The prestigious Best Buildings Awards, sponsored by the American General Contractors (AGC) of America, recently announced its 2014 AGC New Mexico’s Best Buildings Awards 2014, which included the University of New Mexico’s Collaborative Teaching and Learning Building (CTLB) in the $5 million to $10 million category.

The Best Buildings Awards ceremony honors the best in commercial construction and is attended by the industry’s top construction professionals, public and private owners, dignitaries and business community leaders. The awards are more than recognition of design aesthetics, the winning projects were judged by accomplished peers who look deeper into the construction management challenges, expertise of crafts and sustainability of a project.

“These winning companies exemplify outstanding construction management and specialty work, which embrace the latest emerging trends in project delivery and technology,” said Rick Murphy, 2014 AGC president.

The CTL building was modeled in part after a 54-seat, learning studio pilot project at Dane Smith Hall that opened in the spring 2012. It includes six, 9-seat tables, each equipped with three, secured notebook-PC computers with a standard UNM IT software image and enhanced Wi-Fi access, a centrally-located teacher station with CPU, two projection screens and LCD projectors to maximize viewing from all seats and whiteboards on all walls to accommodate student work for discussion.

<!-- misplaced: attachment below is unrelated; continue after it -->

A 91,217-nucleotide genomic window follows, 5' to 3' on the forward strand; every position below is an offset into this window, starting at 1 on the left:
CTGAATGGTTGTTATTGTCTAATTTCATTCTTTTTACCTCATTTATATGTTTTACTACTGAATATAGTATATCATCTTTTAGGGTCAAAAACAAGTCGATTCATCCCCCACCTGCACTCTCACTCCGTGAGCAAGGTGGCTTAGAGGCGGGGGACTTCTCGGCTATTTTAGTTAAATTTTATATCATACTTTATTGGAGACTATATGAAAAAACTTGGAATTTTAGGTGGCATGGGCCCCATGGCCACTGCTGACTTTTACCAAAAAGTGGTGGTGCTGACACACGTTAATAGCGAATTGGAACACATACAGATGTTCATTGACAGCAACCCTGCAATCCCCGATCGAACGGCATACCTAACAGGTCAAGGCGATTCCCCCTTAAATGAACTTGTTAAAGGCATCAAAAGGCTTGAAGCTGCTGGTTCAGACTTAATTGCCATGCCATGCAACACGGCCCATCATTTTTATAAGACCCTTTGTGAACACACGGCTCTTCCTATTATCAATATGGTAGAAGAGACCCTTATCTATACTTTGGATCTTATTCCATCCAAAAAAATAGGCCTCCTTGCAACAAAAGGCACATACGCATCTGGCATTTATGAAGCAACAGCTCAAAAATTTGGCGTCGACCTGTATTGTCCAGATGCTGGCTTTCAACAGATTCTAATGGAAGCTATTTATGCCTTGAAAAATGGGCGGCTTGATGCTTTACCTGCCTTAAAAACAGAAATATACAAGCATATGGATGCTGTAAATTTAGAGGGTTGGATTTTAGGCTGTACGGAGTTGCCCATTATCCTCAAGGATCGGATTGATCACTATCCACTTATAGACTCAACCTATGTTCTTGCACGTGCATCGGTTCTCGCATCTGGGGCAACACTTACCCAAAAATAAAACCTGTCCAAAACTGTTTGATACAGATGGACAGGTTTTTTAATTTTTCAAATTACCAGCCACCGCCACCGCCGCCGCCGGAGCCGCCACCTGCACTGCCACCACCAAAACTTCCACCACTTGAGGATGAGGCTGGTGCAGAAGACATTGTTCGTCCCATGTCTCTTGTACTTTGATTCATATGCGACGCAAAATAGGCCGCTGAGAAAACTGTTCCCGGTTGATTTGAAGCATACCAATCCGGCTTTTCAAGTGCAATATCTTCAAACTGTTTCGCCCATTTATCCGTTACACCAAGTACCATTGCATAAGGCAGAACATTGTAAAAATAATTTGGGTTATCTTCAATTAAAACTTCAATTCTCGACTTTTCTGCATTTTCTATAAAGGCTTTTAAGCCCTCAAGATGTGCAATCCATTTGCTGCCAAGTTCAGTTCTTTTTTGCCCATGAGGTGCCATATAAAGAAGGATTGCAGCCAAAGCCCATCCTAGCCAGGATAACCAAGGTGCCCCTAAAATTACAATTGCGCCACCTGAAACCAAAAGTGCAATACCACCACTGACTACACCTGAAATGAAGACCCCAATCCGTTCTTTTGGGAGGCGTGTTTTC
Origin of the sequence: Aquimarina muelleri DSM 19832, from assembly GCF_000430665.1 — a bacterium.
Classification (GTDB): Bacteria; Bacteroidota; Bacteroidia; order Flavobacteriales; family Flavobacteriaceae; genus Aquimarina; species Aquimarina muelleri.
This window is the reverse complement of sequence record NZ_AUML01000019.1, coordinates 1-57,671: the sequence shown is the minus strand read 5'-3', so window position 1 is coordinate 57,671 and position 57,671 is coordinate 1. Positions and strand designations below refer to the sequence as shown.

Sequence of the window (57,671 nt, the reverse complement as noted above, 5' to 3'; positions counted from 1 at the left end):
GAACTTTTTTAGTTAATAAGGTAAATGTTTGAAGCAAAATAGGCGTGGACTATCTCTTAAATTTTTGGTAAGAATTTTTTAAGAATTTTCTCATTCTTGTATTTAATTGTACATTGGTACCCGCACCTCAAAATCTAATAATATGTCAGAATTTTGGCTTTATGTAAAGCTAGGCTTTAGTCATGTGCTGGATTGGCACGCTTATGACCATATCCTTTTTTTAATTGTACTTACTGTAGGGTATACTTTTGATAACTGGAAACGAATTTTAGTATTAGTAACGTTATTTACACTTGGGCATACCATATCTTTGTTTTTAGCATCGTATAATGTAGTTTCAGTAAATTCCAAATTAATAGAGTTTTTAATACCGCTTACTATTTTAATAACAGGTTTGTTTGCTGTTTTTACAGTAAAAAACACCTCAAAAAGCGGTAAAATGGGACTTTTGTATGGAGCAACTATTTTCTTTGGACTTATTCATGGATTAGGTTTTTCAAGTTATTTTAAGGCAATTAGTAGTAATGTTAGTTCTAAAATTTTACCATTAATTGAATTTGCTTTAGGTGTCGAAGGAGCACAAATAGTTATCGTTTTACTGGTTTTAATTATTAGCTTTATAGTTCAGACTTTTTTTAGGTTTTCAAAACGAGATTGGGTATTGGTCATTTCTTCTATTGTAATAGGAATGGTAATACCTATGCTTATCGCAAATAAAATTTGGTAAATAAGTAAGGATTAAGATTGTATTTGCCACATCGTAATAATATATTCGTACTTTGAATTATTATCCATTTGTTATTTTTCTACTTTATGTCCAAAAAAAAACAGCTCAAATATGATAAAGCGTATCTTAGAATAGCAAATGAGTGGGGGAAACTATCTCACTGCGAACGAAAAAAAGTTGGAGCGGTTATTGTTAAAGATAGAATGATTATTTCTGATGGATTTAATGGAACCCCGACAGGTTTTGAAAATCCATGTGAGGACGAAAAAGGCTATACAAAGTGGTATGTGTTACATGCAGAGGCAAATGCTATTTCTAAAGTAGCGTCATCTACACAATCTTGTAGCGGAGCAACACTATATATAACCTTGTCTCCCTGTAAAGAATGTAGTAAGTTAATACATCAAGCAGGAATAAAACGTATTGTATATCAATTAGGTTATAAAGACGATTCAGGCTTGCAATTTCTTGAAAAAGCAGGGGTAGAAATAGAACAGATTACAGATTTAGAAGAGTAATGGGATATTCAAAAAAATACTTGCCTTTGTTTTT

The CTLB also provides one classroom, affectionately referred to as the “Sandbox,” that is outfitted with additional technology infrastructure to allow teachers to experiment with new technologies, both software and hardware. A café, integrated in the first floor gathering area to foster student and faculty collaboration, is also part of the amenities.

This year, 12 impressive projects and 43 specialty craft member companies, were celebrated. In addition to the CTLB recognition, the building’s architect, Dekker/Perich/Sabatini, was named Outstanding Architectural Firm, Industries Best Choice.